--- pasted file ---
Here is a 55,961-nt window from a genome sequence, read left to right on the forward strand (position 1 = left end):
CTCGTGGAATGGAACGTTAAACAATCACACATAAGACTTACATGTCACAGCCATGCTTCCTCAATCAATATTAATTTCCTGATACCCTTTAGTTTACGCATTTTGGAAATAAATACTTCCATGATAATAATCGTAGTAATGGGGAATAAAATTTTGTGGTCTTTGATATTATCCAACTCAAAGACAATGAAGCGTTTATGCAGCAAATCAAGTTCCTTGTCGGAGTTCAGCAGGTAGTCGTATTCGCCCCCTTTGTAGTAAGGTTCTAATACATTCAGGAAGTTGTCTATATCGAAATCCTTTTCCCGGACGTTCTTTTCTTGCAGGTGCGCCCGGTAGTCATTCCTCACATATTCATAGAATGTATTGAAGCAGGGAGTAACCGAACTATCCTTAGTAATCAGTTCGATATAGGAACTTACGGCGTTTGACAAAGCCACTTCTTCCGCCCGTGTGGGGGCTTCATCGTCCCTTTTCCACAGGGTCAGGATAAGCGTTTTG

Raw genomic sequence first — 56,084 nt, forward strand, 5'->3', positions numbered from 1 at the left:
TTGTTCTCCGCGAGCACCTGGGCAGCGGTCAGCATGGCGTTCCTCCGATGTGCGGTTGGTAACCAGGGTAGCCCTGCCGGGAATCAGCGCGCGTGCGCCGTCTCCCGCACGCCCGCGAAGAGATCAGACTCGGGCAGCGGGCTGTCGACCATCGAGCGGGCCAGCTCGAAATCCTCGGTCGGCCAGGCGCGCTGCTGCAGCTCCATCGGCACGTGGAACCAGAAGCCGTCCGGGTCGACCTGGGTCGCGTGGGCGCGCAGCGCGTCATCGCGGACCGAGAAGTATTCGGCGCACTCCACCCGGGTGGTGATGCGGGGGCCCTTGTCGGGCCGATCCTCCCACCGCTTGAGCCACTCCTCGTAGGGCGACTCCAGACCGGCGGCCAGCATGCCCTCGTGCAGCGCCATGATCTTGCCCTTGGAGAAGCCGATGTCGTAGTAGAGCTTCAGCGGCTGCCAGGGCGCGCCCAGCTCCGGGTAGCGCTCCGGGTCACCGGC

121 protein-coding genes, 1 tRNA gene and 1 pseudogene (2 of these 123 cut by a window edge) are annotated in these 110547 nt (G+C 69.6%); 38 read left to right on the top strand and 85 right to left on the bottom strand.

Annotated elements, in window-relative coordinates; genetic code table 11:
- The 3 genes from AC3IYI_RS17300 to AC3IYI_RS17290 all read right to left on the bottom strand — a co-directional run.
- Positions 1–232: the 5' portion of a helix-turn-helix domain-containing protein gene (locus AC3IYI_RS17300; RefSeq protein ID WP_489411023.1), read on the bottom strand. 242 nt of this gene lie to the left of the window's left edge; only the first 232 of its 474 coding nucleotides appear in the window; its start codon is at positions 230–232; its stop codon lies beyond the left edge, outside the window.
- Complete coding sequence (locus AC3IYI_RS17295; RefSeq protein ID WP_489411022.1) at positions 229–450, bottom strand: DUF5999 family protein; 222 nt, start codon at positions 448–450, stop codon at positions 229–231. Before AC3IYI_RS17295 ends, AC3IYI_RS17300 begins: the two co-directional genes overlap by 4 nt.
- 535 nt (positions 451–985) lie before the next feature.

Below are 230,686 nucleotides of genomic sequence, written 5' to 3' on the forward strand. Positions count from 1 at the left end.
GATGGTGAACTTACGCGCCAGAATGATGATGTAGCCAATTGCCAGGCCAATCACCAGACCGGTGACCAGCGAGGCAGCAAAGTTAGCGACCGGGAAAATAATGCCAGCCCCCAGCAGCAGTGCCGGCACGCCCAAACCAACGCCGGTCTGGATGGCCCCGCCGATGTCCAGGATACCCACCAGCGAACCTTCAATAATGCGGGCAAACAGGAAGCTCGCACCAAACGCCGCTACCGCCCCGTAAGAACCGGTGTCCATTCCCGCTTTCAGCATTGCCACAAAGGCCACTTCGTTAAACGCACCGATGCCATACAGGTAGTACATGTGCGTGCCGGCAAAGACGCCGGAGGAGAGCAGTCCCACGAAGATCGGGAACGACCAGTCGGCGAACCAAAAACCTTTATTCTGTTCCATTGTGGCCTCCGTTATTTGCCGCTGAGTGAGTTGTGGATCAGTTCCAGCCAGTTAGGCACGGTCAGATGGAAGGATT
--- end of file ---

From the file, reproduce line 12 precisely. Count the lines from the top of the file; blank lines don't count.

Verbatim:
GATGGTGAACTTACGCGCCAGAATGATGATGTAGCCAATTGCCAGGCCAATCACCAGACCGGTGACCAGCGAGGCAGCAAAGTTAGCGACCGGGAAAATAATGCCAGCCCCCAGCAGCAGTGCCGGCACGCCCAAACCAACGCCGGTCTGGATGGCCCCGCCGATGTCCAGGATACCCACCAGCGAACCTTCAATAATGCGGGCAAACAGGAAGCTCGCACCAAACGCCGCTACCGCCCCGTAAGAACCGGTGTCCATTCCCGCTTTCAGCATTGCCACAAAGGCCACTTCGTTAAACGCACCGATGCCATACAGGTAGTACATGTGCGTGCCGGCAAAGACGCCGGAGGAGAGCAGTCCCACGAAGATCGGGAACGACCAGTCGGCGAACCAAAAACCTTTATTCTGTTCCATTGTGGCCTCCGTTATTTGCCGCTGAGTGAGTTGTGGATCAGTTCCAGCCAGTTAGGCACGGTCAGATGGAAGGATT